Neither the Riverside nor the San Bernardino County closed their systems completely as they adjusted.

Sachs said San Bernardino County’s biggest challenge was Friday, March 20, when about 200 in-custody defendants were in courtrooms to see if they could resolve their cases before going to a preliminary hearing. That meant both prosecution and defense attorneys in court as well as court staff, along with the defendants.

“The challenge, of course, was all those people coming to court and trying to keep the social distancing requirement,” he said. Courtrooms that were not in session and had plexiglass to separate the defendants and their attorneys, plus the hallways outside the courtrooms, were used, Sachs said.

“By all accounts it worked pretty well, with about 30% of the cases resolved, and the rest were set for preliminary hearings,” he said.

In Riverside County, Public Defender Steve Harmon said his lawyers, who serve an estimated 85 percent of the county’s criminal case defendants, having been working through courtroom arraignments, and meeting with clients, while waiting for the system to switch to video.

“It’s been very difficult because we have had to balance social distancing and effective lawyering,” he said. “The courts have done a good job, in a very difficult situation, of getting the in-custody arrangement clients to court, in front of a judge, within the right time frame,” Harmon said.

“Video arraignment really becomes important for lawyers, court staff and for inmates,” Harmon said. It’s hard for inmates to be socially distanced “when they are chained together on a bus, go into a holding cell, and then are brought into a court room together,” he said.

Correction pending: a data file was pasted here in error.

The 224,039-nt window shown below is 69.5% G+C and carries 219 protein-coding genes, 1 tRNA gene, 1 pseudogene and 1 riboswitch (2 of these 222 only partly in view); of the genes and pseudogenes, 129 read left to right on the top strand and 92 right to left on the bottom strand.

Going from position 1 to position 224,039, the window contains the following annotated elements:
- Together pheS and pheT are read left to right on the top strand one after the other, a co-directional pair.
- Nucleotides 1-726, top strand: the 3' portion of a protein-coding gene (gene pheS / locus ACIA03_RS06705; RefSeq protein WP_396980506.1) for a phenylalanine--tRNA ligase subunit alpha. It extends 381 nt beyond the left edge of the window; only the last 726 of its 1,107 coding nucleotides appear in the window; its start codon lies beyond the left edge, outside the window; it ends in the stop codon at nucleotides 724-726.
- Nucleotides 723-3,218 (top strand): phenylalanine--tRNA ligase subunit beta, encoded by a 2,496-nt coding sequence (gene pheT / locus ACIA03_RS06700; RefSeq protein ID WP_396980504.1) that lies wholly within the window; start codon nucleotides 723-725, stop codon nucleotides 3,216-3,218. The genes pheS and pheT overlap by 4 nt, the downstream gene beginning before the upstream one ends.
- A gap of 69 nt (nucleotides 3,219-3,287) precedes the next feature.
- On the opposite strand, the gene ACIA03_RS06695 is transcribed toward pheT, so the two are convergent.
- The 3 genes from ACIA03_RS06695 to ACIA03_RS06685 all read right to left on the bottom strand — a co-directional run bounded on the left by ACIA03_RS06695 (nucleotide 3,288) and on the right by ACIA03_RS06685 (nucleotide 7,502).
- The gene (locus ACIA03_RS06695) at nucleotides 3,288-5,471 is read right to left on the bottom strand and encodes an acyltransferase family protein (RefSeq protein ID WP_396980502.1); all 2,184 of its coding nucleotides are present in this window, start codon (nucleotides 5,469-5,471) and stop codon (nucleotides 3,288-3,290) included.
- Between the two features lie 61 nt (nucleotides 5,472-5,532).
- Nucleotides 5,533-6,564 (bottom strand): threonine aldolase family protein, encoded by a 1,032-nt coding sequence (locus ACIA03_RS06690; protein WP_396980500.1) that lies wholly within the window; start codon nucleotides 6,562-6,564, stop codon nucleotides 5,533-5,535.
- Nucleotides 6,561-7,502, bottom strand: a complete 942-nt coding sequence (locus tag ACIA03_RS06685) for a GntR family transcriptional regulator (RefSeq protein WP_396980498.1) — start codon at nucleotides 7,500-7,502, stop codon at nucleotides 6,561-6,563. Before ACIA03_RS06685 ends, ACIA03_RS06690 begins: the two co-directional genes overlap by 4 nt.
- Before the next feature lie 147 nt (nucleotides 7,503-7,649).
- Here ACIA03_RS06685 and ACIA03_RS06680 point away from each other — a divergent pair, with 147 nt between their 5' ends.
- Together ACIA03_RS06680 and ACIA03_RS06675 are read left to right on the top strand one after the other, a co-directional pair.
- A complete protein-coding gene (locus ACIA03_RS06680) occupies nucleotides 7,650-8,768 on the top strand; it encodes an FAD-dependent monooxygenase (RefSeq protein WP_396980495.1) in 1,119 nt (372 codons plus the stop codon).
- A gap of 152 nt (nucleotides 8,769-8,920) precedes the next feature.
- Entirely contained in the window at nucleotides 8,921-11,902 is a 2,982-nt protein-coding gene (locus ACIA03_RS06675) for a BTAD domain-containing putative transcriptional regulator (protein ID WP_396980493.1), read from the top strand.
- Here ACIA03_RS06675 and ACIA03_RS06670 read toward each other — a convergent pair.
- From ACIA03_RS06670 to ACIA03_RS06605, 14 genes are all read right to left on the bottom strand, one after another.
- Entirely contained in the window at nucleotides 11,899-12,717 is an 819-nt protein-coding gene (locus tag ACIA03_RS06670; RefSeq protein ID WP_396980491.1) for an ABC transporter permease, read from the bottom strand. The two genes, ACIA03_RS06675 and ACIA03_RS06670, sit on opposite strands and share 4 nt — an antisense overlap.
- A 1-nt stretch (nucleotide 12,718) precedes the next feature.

“We continue to have arraignments daily, to date the order has not changed this,” Riverside County District Attorney spokesman John Hall said. “We are also working diligently with our criminal justice partners to implement video conferencing technology so that arraignments can continue while we also minimize in-person interaction to prevent any unnecessary exposures.”

One major case in Riverside County was continued because of the changes — the capital murder case of Brandon Willie Martin, a former Corona Santiago High School baseball star who played in the Tampa Bay Rays farm system. He is charged with the 2015 baseball-bat beating deaths of his father, his uncle and a security system installer in Corona.

Mike Bires, a spokesman for San Bernardino County District Attorney Jason Anderson, said Friday he knew of no major cases affected by the changes ordered in the past two weeks.

Jury selection was stopped on March 16 and continued to April 27. Under the latest order from Cantil-Sakauye, another date will have to be found.